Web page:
0
t
t
1
[
1
1
0
[
e
(
1
9
1
16
)
0

2
[
0
[
e
(
1
9
1
16
)
2
[
[
d
= O(1)e
0
2
(t+x)
e

0

2
32
__
D
1
+
_
D
2
_
(. . .)
O(1)e
0
2
(t+x)
e

0

2
32
(I
1
+ I
2
),
where
T
1
_
1 > [
1
1
0
[ >
[x
1
0
t[
t
_
, T
2
_
[
1
1
0
[ > 1
_
.
We further split I
1
into three parts:
I
1
=
__
A
1
+
_
A
2
+
_
A
3
_
1
[
1
1
0
[
e
(
1
9
1
16
)
0

2
[
0
[
e
(
1
9
1
16
)
2
[
[
d
I
11
+ I
12
+ I
13
,
where
/
1
_
T
1
: [(
2
2
0
)
2
+ (
3
3
0
)
2
[ < 1 &[
0
[ < [
[
_
,
/
2
_
T
1
: [(
2
2
)
2
+ (
3
3
)
2
[ < 1 &[
0
[ > [
[
_
,
/
3
T
1
_
/
1
/
2
_
.
2011] SOLVING BOLTZMANN EQUATION, PART I: GREENS FUNCTION 169
For I
11
,
[I
11
[
_
A
1
1
[
1
1
0
[
1
[
0
[
1
[
[
d
_
A
1
1
[
1
1
0
[
1
[
0
[
2
d
2
_
1
x
1
0
t
t
_
1
0
_
2
0
1
z
r
z
2
+ r
2
ddrdz =
_
1
x
1
0
t
t
4
z
_
1
0
r
z
2
+ r
2
drdz
_
1
x
1
0
t
t
4
[ log z[
z
dz = 4
_
log
x
1
0
t
t
_
2
,
where we use the cylindrical coordinates:
r =
_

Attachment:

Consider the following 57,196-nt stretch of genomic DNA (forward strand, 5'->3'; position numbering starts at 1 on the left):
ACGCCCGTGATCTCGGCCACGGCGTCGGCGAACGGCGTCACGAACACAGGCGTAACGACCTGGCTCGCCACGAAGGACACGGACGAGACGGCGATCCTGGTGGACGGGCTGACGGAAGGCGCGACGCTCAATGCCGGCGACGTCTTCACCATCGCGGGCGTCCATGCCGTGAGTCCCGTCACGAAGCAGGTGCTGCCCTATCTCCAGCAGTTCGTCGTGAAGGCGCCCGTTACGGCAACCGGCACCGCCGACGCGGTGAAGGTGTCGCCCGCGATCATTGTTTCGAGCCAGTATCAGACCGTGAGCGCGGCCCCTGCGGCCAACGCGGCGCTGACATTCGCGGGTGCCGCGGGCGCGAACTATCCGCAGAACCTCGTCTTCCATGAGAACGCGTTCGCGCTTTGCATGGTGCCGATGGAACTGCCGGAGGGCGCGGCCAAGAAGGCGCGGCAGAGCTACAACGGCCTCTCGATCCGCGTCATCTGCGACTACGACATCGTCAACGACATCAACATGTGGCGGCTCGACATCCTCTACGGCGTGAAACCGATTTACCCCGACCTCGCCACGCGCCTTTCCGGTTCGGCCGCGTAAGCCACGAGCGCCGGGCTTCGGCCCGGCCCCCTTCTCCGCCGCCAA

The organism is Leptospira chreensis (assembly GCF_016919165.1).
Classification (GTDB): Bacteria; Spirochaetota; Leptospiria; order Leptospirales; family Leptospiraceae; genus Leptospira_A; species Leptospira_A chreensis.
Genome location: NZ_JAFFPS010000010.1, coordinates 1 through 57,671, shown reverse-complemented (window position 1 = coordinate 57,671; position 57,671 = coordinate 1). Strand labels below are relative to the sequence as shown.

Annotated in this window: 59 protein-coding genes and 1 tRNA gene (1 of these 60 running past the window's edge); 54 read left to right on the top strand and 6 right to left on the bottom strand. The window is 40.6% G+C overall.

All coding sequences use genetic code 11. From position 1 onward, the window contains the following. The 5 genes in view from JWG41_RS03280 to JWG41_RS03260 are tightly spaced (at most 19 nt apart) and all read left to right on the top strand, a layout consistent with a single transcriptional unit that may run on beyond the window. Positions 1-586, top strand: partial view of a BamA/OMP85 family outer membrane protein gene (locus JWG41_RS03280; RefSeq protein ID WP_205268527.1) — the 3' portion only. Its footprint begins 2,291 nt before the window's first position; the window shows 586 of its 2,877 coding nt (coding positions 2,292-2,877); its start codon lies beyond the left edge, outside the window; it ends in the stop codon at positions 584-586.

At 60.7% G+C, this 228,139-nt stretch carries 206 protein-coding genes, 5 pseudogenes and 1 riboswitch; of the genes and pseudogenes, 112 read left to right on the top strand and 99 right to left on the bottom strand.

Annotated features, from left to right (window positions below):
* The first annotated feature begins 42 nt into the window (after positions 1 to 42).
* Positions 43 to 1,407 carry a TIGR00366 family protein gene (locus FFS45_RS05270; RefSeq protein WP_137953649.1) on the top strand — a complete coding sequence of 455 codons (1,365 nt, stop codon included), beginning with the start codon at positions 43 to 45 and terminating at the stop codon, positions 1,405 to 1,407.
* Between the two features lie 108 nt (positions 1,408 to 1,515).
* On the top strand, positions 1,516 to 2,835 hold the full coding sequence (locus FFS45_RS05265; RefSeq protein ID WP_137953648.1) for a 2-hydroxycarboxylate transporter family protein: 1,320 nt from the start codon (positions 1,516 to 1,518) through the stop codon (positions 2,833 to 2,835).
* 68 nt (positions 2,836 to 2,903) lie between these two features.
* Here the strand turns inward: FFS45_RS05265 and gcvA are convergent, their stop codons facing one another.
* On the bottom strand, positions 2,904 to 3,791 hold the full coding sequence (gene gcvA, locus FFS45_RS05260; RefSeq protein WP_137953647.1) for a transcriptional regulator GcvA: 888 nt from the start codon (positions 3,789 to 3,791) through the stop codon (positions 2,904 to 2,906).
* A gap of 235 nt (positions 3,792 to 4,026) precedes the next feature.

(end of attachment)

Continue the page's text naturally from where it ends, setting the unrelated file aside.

(
2
2
0
)
2
+ (
3
3
0
)
2
, z = [
1
1
0
[, = tan
1
2
2
0
3
0
.
Next, we compute I
12
under the following three dierent conditions:
2 < [
1
1
0
[, 1 < [
1
1
0
[ < 2, and [
1
1
0
[ < 1. For [
1
1
0
[ > 2, since
/
2
= , I
12
= 0. For 1 < [
1
1
0
[ < 2,
[I
12
[
_
A
2
2
[
1
1
0
[[
[
d
. (6.26)
Without lost of generality, assume 1 <
1
1
0
< 2. We consider the following
cylindrical coordinates
r =
_
(
2
2
)
2
+ (
3
3
)
2
, z =
1
1
0
, = tan
1
2
3
.
Thus,
[I
12
[
_
1
x
1
0
t
t
_
4
0
_
1
0
2r
[z[
_
r
2
+ (z (
1
1
0
))
2
drddz
_
1
x
1
0
t
t
2
[z[
dz 4
log
x
1
0
t
t
4
_
1 +
log
x
1
0
t
t
2
_
.
(6.27)
170 TAIPING LIU AND SHIHHSIEN YU [June
For a = [
1
1
0
[ 1, we have
[I
12
[
_
A
2
1
[
1
1
0
[[
[[
0
[
d
_
A
2
1
[
1
1
0
[[